- September 1, 2009
- In workers Comp
A story that appeared in the Orlando Sentinel describes a workplace accident that injured an amusement park worker struck by a roller coaster. The story brings to mind a question; can an employer fire you if you sustain an injury at work? The answer is no. If you suffer an injury on the job, your employer must cover workers compensation benefits under the law.
However, you must also be able to perform the basic tasks associated with the position. If you are able to do so, the Americans with Disabilities Act (ADA) may provide protection. Under the ADA, your employer is obliged to try to accommodate your injuries by restructuring the job, installing modified equipment, adjusting the work schedule or using another approach.
If these measures cause undue hardship for the employer, the employer may not have to abide by the ADA. If you are unable to perform any aspect of the position, the employer may fire you but could be responsible for any work-related permanent disabilities through worker’s compensation benefits. By law, the employer pays for worker’s compensation benefits that cover:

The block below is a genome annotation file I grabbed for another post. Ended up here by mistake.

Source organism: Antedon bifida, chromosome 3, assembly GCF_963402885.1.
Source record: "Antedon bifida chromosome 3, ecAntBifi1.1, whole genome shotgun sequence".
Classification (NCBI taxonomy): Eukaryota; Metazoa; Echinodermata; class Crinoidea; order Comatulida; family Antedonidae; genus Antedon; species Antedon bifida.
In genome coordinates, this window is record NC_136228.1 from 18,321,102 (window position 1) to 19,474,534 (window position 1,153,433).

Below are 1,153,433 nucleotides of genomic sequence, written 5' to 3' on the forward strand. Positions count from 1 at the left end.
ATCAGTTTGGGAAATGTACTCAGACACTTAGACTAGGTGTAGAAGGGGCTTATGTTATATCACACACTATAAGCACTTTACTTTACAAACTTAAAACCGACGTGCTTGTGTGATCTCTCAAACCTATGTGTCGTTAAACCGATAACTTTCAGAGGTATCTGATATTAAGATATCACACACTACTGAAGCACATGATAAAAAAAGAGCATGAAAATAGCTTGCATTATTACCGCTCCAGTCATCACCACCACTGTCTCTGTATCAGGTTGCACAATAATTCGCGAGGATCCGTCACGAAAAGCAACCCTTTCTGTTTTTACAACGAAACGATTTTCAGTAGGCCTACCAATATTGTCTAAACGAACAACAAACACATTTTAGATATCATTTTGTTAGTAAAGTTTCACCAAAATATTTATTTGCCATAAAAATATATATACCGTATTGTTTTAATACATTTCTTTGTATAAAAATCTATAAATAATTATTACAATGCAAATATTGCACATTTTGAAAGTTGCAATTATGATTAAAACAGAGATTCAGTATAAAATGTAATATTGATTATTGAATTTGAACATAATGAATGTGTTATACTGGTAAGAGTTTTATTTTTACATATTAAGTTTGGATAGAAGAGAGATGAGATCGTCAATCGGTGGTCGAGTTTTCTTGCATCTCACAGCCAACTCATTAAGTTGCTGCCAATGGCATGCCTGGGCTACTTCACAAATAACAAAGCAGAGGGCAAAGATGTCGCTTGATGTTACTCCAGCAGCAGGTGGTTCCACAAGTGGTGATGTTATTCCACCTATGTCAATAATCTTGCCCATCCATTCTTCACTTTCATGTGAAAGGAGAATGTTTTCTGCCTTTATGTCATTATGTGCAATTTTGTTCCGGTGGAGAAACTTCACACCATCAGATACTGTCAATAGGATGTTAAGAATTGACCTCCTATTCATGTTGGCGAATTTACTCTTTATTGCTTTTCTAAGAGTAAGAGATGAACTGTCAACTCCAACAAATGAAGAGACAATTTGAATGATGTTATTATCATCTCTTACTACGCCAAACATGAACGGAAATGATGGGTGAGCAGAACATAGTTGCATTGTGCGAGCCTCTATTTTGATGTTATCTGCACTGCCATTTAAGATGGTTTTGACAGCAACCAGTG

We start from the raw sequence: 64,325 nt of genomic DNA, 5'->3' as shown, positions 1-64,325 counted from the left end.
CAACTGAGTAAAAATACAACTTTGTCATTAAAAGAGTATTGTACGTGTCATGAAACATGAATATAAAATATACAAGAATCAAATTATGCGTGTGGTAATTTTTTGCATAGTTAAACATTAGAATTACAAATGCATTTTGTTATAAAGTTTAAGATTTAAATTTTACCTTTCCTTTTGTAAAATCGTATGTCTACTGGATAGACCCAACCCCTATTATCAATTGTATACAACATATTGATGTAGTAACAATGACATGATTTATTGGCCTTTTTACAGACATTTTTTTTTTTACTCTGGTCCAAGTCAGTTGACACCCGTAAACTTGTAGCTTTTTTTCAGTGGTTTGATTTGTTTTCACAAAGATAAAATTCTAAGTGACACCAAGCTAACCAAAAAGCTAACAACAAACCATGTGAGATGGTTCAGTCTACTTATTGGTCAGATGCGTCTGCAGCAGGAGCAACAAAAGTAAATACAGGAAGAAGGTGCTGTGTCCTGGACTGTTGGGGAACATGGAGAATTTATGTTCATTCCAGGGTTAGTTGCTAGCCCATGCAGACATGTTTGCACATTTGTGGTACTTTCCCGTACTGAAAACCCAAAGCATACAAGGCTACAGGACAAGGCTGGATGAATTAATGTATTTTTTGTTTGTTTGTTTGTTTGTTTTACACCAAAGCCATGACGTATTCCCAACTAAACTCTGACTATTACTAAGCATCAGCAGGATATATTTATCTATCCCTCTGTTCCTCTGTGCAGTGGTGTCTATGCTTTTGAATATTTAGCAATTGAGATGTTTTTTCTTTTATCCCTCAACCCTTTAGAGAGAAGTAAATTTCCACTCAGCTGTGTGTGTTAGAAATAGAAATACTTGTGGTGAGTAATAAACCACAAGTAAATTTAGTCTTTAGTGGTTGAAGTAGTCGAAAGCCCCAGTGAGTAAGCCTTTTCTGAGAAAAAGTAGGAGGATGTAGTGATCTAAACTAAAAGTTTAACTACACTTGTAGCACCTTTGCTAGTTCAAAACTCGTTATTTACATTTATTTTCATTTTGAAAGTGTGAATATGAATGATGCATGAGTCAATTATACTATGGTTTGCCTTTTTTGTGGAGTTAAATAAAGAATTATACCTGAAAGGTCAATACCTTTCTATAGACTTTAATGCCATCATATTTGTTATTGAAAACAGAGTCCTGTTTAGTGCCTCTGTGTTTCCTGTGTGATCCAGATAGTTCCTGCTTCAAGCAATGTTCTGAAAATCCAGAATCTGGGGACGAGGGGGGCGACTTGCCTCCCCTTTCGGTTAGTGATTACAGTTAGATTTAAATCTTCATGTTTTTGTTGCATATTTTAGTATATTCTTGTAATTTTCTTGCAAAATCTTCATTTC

- Medical care
- Temporary disability benefits
- Permanent disability benefits
- Supplemental job displacement benefits
- Death benefits
Worker’s compensation is a no-fault system. That means you don’t have to prove that your injuries were someone else’s fault to receive benefits. Most employers resolve worker’s compensation claims without any disagreement. However, if you feel that the employer or the worker’s compensation claim administrator is treating you unfairly, consult the California personl injury lawyers at the Law Offices of Samer Habbas about your rights under the law.